2018-05-10 / Front Page

Vestas captures bronze in leg to Newport


The Vestas 11th Hour Racing crew represented the Rhode Island “Hope” flag after arriving at Fort Adams in third place during the eighth leg of the Volvo Ocean Race. In the bottom left, Newport Mayor Henry Winthrop and stopover director Susan Maffei Plowden, a Jamestown resident, applaud the home team. 
JESUS RENEDO/VOLVO OCEAN RACE The Vestas 11th Hour Racing crew represented the Rhode Island “Hope” flag after arriving at Fort Adams in third place during the eighth leg of the Volvo Ocean Race. In the bottom left, Newport Mayor Henry Winthrop and stopover director Susan Maffei Plowden, a Jamestown resident, applaud the home team. JESUS RENEDO/VOLVO OCEAN RACE After about 5,700 nautical miles of racing from Itajai, Brazil, the Volvo Ocean Race fleet experienced a complete restart in the early hours Tuesday. In the final approach into Narragansett Bay, the wind died and the distances between the top four boats decreased to less than a mile.

“We knew it was going to be a close finish as soon as we left Brazil,” said Rhode Islander Charlie Enright, skipper of Vestas 11th Hour Racing. “For a foggy morning at 6 a.m., it was amazing to see how many people turned out. It’s great just to finish and great to be back on the podium.”

The American-flagged boat crossed the finish line at 7:59 a.m., just 15 minutes behind the top two finishers, earning its third podium finish of the global circumnavigation.

The Newport stopover is a homecoming for the blue boat. Enright is from nearby Bristol, boat captain Nick Dana is a Newport native and team director Mark Towill attended Brown University in Providence. Furthermore, 11th Hour Racing, the team’s title co-sponsor, is headquartered in the historic sailing town.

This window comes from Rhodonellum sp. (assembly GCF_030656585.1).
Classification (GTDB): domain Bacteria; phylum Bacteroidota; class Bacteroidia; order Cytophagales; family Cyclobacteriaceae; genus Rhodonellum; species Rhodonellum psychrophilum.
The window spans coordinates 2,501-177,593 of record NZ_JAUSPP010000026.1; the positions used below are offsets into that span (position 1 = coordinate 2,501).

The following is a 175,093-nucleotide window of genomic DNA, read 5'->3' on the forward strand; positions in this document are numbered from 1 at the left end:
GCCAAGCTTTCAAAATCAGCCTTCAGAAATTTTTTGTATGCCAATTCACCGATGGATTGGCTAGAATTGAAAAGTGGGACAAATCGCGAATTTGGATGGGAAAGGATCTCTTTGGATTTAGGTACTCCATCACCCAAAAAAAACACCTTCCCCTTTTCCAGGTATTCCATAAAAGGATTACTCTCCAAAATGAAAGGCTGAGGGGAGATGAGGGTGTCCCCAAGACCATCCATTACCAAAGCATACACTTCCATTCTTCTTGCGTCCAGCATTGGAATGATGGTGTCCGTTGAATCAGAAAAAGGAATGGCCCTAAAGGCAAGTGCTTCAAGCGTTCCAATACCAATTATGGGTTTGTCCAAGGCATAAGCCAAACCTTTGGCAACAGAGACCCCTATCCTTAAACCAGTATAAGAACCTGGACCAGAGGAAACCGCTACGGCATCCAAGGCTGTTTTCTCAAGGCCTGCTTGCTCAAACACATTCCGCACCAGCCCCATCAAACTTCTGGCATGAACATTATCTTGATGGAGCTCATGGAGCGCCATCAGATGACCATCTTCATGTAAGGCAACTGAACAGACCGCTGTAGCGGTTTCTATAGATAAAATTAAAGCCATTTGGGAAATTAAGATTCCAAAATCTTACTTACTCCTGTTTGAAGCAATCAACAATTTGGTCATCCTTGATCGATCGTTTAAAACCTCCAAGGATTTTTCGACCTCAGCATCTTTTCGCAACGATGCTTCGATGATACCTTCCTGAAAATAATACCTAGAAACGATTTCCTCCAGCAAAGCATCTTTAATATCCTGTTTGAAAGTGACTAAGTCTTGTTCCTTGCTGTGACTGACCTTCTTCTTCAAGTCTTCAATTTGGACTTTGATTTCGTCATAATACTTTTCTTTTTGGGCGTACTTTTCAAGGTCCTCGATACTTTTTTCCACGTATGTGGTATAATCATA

“It’s special to sail into my home,” said Dana, whose family owns the Newport Shipyard. “Not many ocean races end here so it is amazing to see all the family, friends and fans who came out on the water and down to Fort Adams on this foggy, cold spring morning to welcome us.”

“It’s great to be in Newport again,” Towill added. “We did some training here last year, so it feels like sailing home. The team at Sail Newport always puts together an amazing stopover and we look forward to making the most of our stay here.”

Enright, Dana and Towill may have the local connections, but the entire crew was looking forward to this particular arrival.

“I have heard so much about the Newport stopover,” said Jena Hansen, the Danish Olympic bronze medalist in her first Volvo Ocean Race. “Nick has told me all the places I must go to get some lobster rolls and local oysters this week.”

Looking back on the leg, British navigator Simon Fisher said it was “all about the subtleties.”

“The transitions were the hardest part of this leg,” he explained. “We sailed a little too high out of the doldrums, so we lost some gauge on the fleet. The last 200 miles were tough because we saw 40 knots of wind go down to nearly zero in a matter of a few hours. Coming into the bay, we relied on our local knowledge onboard with Charlie and Nick and knew how to play the current, which I think definitely helped us get on the podium.”

Now in Newport, the sailors and shore crew will rest and prepare for the upcoming double-points transatlantic leg to Cardiff, Wales, which starts May 20.

Before they depart, sailors will participate in the scheduled inshore race. They also will visit a local marsh with Save The Bay to learn about the agency’s coastal restoration work, which is part of 11th Hour Racing’s legacy project with the team.

Return to top